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ACLU Says School District's Bible Distribution Steps Onto 'Shaky Constitutional Ground'

ACLU Says School District's Bible Distribution Steps Onto 'Shaky Constitutional Ground'

The American Civil Liberties Union is seeking to stop the distribution of New Testament Bibles to fifth graders at a school district in South Dakota, arguing that such a distribution is stepping onto "shaky constitutional ground."

The ACLU of South Dakota sent a letter to Miller School District, urging the district to reverse its recent decision to allow The Gideons International to distribute pocket-sized New Testament Bibles to fifth graders in their district. District officials voted unanimously to allow the evangelical group's distribution last week, and the ACLU submitted its letter this week.

"Under the Constitution schools cannot intentionally, or unintentionally, advance religion or become too entangled with religious groups," reads the letter. "The courts have repeatedly said that schools must also avoid favoring or appearing to favor a religious view, and they may not create any situation in which students feel coerced to participate in religion."

The ACLU also argues that the distribution of Bibles on school grounds can pose a bullying threat to students belonging to minority religions who choose not to take a Bible. "For the last few years, we have become increasingly aware of the devastating effects that bullying has, especially on children who are isolated from their peers because of real or perceived differences, in this case whether or not they accept a Bible."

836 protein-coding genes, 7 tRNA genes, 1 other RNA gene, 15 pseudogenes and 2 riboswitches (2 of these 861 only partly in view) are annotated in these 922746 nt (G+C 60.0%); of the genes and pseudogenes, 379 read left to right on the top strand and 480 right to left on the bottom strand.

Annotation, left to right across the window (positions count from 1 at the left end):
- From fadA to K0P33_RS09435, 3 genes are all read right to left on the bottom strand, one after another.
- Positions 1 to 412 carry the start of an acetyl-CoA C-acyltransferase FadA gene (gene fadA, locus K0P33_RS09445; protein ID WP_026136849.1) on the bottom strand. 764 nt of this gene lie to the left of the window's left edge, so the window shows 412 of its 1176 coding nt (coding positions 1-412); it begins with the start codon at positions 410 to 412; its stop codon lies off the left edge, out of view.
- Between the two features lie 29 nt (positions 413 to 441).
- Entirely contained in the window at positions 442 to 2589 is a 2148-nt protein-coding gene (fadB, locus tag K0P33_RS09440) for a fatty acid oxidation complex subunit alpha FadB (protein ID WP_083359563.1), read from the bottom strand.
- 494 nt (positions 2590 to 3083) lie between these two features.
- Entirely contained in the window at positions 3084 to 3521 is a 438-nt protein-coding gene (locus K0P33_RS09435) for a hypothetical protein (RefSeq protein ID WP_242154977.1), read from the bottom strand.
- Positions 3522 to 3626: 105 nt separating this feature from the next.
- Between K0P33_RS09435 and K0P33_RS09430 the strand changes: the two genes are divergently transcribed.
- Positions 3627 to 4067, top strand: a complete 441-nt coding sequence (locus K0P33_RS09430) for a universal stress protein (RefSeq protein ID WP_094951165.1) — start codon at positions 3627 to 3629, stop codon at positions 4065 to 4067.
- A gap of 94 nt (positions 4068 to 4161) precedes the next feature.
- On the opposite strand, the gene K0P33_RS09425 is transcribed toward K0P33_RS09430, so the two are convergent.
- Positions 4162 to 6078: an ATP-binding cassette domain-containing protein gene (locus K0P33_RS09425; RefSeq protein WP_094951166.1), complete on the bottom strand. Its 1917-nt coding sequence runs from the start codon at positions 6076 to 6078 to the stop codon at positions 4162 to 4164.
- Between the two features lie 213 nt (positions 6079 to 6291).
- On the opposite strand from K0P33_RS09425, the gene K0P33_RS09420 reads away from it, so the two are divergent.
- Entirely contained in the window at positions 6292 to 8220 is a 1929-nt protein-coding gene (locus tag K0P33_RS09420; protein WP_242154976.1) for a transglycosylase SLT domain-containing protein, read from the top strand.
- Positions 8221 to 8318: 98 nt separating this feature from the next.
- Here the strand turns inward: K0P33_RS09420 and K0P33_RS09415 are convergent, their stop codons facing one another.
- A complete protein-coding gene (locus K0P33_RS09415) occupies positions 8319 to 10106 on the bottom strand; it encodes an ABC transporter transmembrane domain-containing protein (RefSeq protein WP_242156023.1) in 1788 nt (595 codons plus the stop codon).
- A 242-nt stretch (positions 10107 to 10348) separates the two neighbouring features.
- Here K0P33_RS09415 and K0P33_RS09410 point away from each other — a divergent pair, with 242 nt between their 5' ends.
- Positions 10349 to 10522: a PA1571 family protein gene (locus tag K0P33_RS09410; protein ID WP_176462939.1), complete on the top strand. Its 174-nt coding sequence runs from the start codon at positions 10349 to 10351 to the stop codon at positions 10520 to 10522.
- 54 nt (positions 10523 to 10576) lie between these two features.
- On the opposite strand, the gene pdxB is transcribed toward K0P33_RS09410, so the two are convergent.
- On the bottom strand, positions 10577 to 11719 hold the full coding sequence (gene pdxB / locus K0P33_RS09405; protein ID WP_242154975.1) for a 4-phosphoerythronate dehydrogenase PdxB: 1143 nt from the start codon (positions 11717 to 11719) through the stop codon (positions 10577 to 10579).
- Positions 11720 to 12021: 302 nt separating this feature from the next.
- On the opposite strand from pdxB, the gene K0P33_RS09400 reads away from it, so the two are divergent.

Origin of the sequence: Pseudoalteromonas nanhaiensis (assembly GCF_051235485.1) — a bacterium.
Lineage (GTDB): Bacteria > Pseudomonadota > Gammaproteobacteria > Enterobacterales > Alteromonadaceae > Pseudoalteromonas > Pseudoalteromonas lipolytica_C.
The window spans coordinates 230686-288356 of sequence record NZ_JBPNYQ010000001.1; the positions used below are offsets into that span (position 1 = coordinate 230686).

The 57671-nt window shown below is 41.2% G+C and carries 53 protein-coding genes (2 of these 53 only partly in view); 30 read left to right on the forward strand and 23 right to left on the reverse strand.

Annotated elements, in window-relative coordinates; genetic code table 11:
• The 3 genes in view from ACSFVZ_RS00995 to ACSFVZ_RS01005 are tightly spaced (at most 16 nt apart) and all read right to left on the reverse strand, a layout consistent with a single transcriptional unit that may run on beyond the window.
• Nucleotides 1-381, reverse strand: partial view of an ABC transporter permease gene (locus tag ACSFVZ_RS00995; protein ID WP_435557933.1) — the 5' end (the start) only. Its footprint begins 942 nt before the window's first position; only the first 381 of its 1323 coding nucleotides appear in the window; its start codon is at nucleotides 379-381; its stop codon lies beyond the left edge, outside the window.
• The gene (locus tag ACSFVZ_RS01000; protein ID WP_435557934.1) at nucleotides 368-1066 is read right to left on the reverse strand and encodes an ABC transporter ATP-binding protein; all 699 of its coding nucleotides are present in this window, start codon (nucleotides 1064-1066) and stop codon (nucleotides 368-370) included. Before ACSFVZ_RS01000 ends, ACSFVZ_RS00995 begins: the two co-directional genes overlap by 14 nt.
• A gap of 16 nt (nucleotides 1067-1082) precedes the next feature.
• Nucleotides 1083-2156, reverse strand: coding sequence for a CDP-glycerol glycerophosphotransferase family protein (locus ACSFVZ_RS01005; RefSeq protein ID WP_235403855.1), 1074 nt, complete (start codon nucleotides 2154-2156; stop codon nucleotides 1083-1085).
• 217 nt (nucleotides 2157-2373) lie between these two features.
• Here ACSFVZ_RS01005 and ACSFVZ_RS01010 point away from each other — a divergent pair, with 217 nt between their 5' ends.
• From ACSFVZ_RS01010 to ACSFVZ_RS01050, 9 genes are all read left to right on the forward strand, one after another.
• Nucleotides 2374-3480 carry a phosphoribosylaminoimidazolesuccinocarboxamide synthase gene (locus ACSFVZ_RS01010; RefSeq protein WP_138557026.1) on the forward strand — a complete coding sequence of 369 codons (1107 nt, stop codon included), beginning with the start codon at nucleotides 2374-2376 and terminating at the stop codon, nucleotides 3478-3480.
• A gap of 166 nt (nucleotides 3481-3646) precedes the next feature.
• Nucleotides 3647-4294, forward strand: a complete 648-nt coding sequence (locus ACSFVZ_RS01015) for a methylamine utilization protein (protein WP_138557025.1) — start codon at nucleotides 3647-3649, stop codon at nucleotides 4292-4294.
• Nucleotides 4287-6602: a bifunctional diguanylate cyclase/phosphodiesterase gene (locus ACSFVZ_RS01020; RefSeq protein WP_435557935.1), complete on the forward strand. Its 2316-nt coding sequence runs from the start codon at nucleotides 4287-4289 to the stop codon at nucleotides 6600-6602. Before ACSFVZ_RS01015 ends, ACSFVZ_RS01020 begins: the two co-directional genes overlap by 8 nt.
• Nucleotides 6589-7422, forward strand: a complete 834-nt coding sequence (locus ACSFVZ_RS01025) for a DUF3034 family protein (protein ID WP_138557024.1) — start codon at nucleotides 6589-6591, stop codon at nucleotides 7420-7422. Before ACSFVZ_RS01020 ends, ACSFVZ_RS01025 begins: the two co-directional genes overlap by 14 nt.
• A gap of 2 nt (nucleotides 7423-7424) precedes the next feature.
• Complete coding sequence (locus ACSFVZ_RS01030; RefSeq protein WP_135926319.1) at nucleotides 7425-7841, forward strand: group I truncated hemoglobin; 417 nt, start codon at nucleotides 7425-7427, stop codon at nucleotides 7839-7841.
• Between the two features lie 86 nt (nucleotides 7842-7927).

The district's board president, David Fremark, told the Associated Press on Monday that he had not received the ACLU's letter and therefore refused to comment.

It remains unclear how The Gideons International would distribute the Bibles to students, but in the past, the evangelical group has held passive book distributions, where the group sets up an unmanned table displaying Bibles on campus that students can peruse if they wish. School districts usually prevent representatives of The Gideons International from being on campus during school hours, and the table is only allowed to be set up and dismantled when school is not in session.

The ACLU previously contested the distribution of Bibles at 174 public schools in Kentucky. In 2013, the group sent multiple letters to the school districts, threatening lawsuits if the schools continue to allow the distribution of Bibles.

In response, the Christian legal group Alliance Defending Freedom sent its own letter to the school districts, disagreeing with the ACLU's claims that the Bible distribution was unconstitutional. "We write to correct several misrepresentations made in the ACLU's letter and to inform you that allowing religious community groups, like the Gideons, to distribute literature at tables in the school hallways or by the entrances and exits on an equal basis with their secular counterparts fully complies with the Establishment Clause," the letter read.

"Indeed, banning only religious community groups from distributing literature at public schools is clearly forbidden by the Free Speech and Free Exercise Clauses of the First Amendment."

The Gideons International again distributed Bibles at a public elementary school in Kentucky earlier this year. In response, the Tri-State Freethinkers group also requested permission to distribute atheist literature on campus. Their request was granted, causing some parents to pull their children from school on the days the atheist literature display table was present.

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